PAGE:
‘The past is a country of the mind – we wander there like dreamers in a shadowy landscape that hides its meaning from us . . . There are seasons in our lives,’ said Christina, ‘a pattern, like the old Indian cross within a circle. Our lives move round the circle, but not always at the same pace. You have been caught too long in the north, which teaches strength and endurance through suffering.’
In this country of the mind, following the cycle of the seasons, Ann Swinfen takes us back and forth between Scotland in 1980 and the tiny fishing village of Flamboro in Maine during 1942 to unravel the compelling story of Tirza Libby.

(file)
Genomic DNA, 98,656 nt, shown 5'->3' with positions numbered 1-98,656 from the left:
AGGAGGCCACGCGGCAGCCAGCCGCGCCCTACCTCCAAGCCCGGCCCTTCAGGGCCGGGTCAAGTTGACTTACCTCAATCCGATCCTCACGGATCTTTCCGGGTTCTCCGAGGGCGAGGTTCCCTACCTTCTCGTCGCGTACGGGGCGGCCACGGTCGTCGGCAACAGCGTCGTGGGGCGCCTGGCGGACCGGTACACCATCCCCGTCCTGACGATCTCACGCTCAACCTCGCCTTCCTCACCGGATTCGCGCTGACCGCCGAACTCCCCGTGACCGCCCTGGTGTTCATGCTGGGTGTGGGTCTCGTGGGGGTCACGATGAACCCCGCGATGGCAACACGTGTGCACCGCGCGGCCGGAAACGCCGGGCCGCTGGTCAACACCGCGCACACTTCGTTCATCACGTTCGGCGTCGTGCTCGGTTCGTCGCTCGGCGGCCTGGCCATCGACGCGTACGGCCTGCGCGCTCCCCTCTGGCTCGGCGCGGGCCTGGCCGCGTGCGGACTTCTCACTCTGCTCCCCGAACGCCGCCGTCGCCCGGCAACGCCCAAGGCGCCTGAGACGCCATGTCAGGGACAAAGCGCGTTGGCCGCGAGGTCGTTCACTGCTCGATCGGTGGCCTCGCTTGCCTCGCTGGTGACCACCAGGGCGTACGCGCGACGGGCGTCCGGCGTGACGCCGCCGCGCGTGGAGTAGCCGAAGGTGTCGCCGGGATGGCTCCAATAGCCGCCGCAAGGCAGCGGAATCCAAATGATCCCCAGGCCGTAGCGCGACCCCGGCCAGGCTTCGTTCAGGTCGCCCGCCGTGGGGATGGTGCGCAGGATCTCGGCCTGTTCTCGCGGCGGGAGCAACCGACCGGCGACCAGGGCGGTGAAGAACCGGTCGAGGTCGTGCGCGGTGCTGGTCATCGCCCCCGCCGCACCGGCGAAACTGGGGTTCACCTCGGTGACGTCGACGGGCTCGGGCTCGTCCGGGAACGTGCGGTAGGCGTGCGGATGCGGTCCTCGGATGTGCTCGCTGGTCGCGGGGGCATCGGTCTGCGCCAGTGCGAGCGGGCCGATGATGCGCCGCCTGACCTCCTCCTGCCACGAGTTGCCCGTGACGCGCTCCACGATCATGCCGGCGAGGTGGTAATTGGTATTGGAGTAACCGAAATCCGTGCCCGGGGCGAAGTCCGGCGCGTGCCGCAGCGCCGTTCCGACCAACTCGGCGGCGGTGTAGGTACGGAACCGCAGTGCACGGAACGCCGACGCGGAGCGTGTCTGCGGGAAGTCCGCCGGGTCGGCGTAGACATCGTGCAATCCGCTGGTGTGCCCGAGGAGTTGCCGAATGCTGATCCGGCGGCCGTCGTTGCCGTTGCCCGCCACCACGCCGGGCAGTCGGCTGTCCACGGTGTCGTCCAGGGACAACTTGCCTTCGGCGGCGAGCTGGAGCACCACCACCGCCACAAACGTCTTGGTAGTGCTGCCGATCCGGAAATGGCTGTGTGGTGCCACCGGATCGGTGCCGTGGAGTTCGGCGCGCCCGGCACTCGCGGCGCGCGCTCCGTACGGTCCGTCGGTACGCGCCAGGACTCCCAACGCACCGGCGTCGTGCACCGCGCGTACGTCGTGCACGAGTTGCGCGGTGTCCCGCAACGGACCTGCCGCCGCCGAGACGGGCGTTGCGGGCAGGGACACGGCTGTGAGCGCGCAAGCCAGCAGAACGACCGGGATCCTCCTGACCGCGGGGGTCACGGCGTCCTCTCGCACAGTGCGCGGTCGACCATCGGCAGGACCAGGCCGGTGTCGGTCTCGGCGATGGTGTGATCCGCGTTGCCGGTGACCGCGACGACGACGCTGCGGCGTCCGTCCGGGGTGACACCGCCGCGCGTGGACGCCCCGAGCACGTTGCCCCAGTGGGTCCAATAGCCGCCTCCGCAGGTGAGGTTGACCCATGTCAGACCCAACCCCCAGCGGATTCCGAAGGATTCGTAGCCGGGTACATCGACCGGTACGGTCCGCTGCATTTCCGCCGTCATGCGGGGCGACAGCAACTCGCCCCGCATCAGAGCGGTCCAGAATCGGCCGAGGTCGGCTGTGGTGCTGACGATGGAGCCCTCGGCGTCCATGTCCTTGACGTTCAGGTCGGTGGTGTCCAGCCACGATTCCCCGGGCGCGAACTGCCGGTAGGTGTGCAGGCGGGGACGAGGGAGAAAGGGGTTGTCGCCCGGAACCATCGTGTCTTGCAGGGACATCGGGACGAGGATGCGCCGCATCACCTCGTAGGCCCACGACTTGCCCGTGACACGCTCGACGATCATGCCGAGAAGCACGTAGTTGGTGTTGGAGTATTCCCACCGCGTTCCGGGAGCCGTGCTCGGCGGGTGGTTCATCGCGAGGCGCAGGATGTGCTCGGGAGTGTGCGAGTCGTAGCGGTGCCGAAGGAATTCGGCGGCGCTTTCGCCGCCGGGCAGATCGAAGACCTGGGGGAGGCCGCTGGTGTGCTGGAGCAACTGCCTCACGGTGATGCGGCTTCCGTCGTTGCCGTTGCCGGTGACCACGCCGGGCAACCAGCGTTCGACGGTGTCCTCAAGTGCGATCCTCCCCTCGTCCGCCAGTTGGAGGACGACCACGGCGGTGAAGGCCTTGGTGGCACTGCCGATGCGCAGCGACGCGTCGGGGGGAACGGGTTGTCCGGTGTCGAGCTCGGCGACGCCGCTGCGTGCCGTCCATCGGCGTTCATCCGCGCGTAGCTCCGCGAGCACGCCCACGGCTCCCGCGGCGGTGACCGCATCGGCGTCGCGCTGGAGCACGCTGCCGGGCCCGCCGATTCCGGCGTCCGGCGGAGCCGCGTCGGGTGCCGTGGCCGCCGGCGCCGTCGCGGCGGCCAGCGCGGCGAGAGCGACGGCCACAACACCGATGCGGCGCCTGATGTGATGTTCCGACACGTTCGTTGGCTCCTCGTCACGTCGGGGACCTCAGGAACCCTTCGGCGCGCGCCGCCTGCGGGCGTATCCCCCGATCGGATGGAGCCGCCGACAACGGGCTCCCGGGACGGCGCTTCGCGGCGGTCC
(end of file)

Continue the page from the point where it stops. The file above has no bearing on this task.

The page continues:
Tirza, a respected and successful war photographer, tries to escape her past by retreating to a remote Scottish island. But even thousands of miles and four decades cannot erase the memories of a childhood summer in Maine: a community profoundly altered by war, a family thrown into conflict, and the British airman who changed all their lives. A Running Tide tells the story of that fateful summer. Tirza has spent a lifetime trying to banish it from her mind, but it is not ready to let her go; only by revisiting Maine can she solve the mysteries of that past and complete her journey of self-discovery.
In its lyrical portrayal of a courageous but fragile way of life, A Running Tide gathers in force and tension as it moves towards tragedy and ultimate resolution.